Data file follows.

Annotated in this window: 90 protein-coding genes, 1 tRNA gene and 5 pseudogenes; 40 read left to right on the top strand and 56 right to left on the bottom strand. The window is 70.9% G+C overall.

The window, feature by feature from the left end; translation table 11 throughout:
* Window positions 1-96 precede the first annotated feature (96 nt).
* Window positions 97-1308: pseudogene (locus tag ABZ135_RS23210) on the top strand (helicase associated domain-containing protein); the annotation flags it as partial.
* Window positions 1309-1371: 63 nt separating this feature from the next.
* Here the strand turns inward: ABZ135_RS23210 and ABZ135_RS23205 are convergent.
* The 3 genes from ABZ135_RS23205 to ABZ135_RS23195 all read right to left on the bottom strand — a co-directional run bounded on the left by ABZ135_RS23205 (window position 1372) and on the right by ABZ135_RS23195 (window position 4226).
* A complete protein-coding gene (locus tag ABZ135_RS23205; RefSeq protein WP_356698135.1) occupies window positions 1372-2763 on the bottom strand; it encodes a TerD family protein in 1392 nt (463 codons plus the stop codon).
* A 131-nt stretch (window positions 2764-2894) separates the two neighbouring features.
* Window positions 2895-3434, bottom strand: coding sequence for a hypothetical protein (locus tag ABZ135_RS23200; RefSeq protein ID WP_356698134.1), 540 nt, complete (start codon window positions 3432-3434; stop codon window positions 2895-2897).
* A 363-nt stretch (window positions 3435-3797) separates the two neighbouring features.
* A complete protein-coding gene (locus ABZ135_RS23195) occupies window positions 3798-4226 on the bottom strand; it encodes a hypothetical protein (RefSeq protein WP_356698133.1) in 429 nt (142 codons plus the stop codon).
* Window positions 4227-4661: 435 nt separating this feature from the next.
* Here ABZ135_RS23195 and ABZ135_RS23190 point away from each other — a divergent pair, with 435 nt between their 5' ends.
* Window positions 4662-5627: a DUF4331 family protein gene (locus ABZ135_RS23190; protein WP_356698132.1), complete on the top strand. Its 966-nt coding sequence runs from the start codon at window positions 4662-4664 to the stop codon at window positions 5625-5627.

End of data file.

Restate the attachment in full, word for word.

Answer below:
Annotated in this window: 90 protein-coding genes, 1 tRNA gene and 5 pseudogenes; 40 read left to right on the top strand and 56 right to left on the bottom strand. The window is 70.9% G+C overall.

The window, feature by feature from the left end; translation table 11 throughout:
* Window positions 1-96 precede the first annotated feature (96 nt).
* Window positions 97-1308: pseudogene (locus tag ABZ135_RS23210) on the top strand (helicase associated domain-containing protein); the annotation flags it as partial.
* Window positions 1309-1371: 63 nt separating this feature from the next.
* Here the strand turns inward: ABZ135_RS23210 and ABZ135_RS23205 are convergent.
* The 3 genes from ABZ135_RS23205 to ABZ135_RS23195 all read right to left on the bottom strand — a co-directional run bounded on the left by ABZ135_RS23205 (window position 1372) and on the right by ABZ135_RS23195 (window position 4226).
* A complete protein-coding gene (locus tag ABZ135_RS23205; RefSeq protein WP_356698135.1) occupies window positions 1372-2763 on the bottom strand; it encodes a TerD family protein in 1392 nt (463 codons plus the stop codon).
* A 131-nt stretch (window positions 2764-2894) separates the two neighbouring features.
* Window positions 2895-3434, bottom strand: coding sequence for a hypothetical protein (locus tag ABZ135_RS23200; RefSeq protein ID WP_356698134.1), 540 nt, complete (start codon window positions 3432-3434; stop codon window positions 2895-2897).
* A 363-nt stretch (window positions 3435-3797) separates the two neighbouring features.
* A complete protein-coding gene (locus ABZ135_RS23195) occupies window positions 3798-4226 on the bottom strand; it encodes a hypothetical protein (RefSeq protein WP_356698133.1) in 429 nt (142 codons plus the stop codon).
* Window positions 4227-4661: 435 nt separating this feature from the next.
* Here ABZ135_RS23195 and ABZ135_RS23190 point away from each other — a divergent pair, with 435 nt between their 5' ends.
* Window positions 4662-5627: a DUF4331 family protein gene (locus ABZ135_RS23190; protein WP_356698132.1), complete on the top strand. Its 966-nt coding sequence runs from the start codon at window positions 4662-4664 to the stop codon at window positions 5625-5627.